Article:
Knowing One’s Strengths or How to Remodel a Kitchen

I have several strengths. I can play saxophone (or any other woodwind I have tried, except those dang double-reed ones) by ear. I excel at making tasty and flavorful soups and sauces with no recipe and only ingredients I have on hand. My spreadsheet skills are top notch. I am probably also the best friend anyone could have. I am trustworthy and connect deeply with others in one-on-one settings.

Then there are things I am very much unskilled at. Cleaning my house is but one example. I have the dual issue of clutter and just straight up dirt. Am I proud of this fact, absolutely not. But my autism diagnosis and subsequent exploration of resources that are out there have helped me reframe my deficits. I no longer feel like I have to hide in shame, not let anyone but family and very close friends into my home and generate unbearable levels of anxiety within myself trying to understand why I am so incapable of taking care of my home in such a basic way. I no longer feel compelled to say “there must be something WRONG with me” that I cannot clean my house or keep my house clean. It’s just something I could use some help with.

There are other examples of things I’m not so good at. Speaking in front of large groups, trusting people who have not demonstrated that they have earned it, communicating with people who do not wish to take me at face value, being “politically correct,” spatial awareness, asking for accommodations (working on this one), and knowing what I want/need or what would improve about a situation when I will be the only one benefiting from the change.

That last one is a biggie. As an undiagnosed autistic child, my mother considered it her job to set me (and my siblings) up for successful living as an adult. This means honing skills at being adaptable and resilient, finding a niche, making yourself indispensable by filling the gaps that exist in the world. And damned if I’m not good at those things. At work, my role has been to quickly solve the problems that everyone else is tied of searching for the solution for. I’m very good at that. I try to educate so knowledge is spread, but teaching autism to neurotypicals is probably too much to expect. 😉

So we are now in a situation where we may be remodeling our kitchen at home, money in hand and everything. This is a very exciting and intimidating prospect for me. There are plenty of features/”bugs” in my kitchen that I have successfully redesigned my cooking processes around. I see the value in flashing forward to the end of next year and having the kitchen remodeled by then, but I have no clue as to how to get there. Whenever I consider having multiple strangers in the house, tearing things apart and then rebuilding/reinstalling them, my mind basically shuts down. (There are other MAJOR life events that trigger this same response in me that I may speak about in another post sometime.)

And then on a walk the other day, my husband asks “well, what would you WANT in your new kitchen?” The truth is, I have literally never considered this thought. My skills were never honed to make sense of a universe where I had agency to change the environment around me in any dramatic way. I have been put in a situation as it is and I have adapted, every time, without exception. What I want is never more important than avoiding a ruckus or disruption of things and people around me.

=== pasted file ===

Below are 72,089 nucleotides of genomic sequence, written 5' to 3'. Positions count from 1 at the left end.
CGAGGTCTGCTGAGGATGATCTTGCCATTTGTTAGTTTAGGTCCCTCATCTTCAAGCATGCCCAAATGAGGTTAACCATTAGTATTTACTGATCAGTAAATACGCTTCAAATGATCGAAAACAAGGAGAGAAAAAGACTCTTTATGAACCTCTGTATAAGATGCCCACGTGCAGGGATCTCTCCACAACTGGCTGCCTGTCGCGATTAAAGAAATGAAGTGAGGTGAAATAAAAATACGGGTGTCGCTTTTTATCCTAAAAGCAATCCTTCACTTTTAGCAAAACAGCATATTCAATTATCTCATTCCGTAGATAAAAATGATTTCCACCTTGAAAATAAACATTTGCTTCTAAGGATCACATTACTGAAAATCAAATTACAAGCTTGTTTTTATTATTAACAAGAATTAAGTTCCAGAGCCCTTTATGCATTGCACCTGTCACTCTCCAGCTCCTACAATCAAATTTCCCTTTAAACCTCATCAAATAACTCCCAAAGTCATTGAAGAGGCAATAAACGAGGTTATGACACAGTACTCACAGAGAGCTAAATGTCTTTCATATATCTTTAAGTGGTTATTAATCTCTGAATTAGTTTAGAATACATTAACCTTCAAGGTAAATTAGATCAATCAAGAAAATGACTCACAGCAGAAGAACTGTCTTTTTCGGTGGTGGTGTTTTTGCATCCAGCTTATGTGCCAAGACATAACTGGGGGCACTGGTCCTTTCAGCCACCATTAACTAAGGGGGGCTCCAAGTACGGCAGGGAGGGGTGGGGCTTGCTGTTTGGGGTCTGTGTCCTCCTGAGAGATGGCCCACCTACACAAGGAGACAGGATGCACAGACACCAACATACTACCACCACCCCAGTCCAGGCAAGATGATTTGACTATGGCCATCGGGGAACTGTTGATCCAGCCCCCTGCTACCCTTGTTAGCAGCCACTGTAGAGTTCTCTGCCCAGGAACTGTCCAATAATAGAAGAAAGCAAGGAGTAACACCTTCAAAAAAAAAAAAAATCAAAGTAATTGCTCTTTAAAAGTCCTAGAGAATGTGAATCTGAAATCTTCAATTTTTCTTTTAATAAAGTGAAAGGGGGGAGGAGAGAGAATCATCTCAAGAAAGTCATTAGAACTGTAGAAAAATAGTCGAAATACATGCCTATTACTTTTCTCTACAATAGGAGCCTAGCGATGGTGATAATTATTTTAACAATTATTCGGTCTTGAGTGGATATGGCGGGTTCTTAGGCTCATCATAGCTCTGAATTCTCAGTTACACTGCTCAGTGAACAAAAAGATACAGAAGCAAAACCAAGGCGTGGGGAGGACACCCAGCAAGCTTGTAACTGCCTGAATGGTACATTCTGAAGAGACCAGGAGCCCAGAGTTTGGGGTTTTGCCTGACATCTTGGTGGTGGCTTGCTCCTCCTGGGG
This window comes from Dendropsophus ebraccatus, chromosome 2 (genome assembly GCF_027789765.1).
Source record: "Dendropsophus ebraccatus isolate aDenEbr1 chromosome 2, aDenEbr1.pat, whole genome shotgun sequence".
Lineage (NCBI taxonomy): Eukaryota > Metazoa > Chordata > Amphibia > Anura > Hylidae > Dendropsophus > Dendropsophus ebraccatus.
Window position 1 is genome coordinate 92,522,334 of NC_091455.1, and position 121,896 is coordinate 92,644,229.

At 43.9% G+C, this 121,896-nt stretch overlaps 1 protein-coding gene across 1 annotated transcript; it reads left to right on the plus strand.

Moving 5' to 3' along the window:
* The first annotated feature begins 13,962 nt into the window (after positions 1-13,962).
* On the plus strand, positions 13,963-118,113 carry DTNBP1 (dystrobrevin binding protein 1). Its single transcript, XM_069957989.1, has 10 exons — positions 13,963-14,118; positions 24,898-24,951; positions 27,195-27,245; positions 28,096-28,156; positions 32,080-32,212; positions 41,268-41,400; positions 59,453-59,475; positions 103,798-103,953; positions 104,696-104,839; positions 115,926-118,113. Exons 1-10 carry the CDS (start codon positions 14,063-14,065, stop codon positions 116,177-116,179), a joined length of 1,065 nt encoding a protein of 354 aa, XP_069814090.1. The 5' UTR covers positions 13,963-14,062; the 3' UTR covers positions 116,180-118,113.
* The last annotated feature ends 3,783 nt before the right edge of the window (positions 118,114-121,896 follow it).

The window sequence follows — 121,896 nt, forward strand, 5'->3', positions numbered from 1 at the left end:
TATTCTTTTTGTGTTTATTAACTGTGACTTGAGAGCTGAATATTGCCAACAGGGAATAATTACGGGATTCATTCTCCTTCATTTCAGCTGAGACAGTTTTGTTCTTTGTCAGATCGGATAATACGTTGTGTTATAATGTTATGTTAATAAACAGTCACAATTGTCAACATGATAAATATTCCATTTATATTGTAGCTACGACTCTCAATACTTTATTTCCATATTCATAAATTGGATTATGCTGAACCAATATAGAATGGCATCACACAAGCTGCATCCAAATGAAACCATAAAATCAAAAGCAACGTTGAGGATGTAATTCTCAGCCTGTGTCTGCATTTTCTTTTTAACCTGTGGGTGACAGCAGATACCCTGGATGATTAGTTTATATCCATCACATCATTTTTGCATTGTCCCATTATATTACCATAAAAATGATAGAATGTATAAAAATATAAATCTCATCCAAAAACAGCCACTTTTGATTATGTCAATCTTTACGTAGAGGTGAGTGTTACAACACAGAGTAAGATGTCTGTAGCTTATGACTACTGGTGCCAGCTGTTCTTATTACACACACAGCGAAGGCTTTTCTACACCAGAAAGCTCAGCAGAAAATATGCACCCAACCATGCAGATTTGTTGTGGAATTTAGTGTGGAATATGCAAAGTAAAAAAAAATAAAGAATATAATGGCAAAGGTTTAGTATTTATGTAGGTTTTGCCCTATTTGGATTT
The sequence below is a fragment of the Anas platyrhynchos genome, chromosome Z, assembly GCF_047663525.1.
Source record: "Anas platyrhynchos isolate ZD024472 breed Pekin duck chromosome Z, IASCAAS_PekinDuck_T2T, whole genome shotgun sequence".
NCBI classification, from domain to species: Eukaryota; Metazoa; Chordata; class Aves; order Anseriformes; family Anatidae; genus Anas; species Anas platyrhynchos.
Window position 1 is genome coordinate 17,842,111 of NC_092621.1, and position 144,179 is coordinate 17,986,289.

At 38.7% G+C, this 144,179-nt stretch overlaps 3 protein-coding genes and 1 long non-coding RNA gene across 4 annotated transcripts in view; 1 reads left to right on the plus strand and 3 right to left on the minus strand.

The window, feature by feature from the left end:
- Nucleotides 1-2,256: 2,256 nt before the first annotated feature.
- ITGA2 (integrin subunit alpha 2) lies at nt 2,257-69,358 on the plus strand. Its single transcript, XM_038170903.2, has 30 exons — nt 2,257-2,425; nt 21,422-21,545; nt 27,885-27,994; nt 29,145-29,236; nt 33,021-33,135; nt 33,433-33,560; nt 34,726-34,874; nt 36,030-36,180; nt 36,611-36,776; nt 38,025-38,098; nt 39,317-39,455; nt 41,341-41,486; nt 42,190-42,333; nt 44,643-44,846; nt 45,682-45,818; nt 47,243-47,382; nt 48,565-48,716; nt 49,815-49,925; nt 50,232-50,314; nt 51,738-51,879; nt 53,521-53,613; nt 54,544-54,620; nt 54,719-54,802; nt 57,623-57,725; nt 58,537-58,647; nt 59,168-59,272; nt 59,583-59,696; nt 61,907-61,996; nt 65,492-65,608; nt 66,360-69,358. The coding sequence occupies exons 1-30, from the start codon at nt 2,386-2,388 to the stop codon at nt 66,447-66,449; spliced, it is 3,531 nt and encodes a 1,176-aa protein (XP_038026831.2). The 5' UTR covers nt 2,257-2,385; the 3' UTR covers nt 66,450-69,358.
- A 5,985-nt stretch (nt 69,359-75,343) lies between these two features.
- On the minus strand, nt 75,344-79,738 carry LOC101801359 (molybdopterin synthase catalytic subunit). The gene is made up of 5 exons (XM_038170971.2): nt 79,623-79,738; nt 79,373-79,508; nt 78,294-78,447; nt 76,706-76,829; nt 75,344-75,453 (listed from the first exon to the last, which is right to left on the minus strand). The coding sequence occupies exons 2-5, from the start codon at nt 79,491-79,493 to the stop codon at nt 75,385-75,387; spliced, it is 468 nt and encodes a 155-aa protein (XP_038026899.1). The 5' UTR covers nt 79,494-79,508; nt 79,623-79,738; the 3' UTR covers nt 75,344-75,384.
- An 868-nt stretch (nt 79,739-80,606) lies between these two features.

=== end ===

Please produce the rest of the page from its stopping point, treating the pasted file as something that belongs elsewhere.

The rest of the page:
As it relates to spatial awareness, design is also not a strong suit of mine. I might be able to drum up ideas about how I’d like the kitchen laid out, but if someone came to look at my ideas and said, ‘you might prefer this or that for these reasons,’ I would be 100% persuadable. I have no reasoning being WHY I think I might like something one way or another.

And then there’s the aesthetics of the situation. Sure, I COULD say I’d like my kitchen to be designed in glossy orange and black tiles (Oregon State colors) with Beaver icons etched in my cabinet doors, but something tells me that wouldn’t be the ideal choice for the house’s resale value. At least I know this about myself going in.

So, in short, I think it would behoove us to hire a designer or a remodeling company that also does design. Anyone in the industry would have more experience with trends and general good practice for this sort of thing. I have even brought it up to my sister as a potential project that I would love her help with. She has been doing landscape design for a while now and though plants may be her ideal medium, her planning and design skills are badass. And she understands enough about my life, my skills, my deficits to be helpful if she wants to be. Or hurtful if she doesn’t. That’s the risk I take on.

In conclusion, maybe I’ll have a new kitchen next year or maybe I won’t, but it’ll happen only by my recognizing and acknowledging my deficits and outsourcing the work that requires those skills. I have a feeling this is what neurotypical people do all the time without discussing or belaboring it at all. At least those who aren’t shamed into feeling like there must be something wrong with them for NOT being able to do a thing or to do it well. We need to work, as a society, to stop shaming people for things they were not put on this earth to do and help guide them toward the things they are. This would allow all of us to contribute our best to building the society around us.

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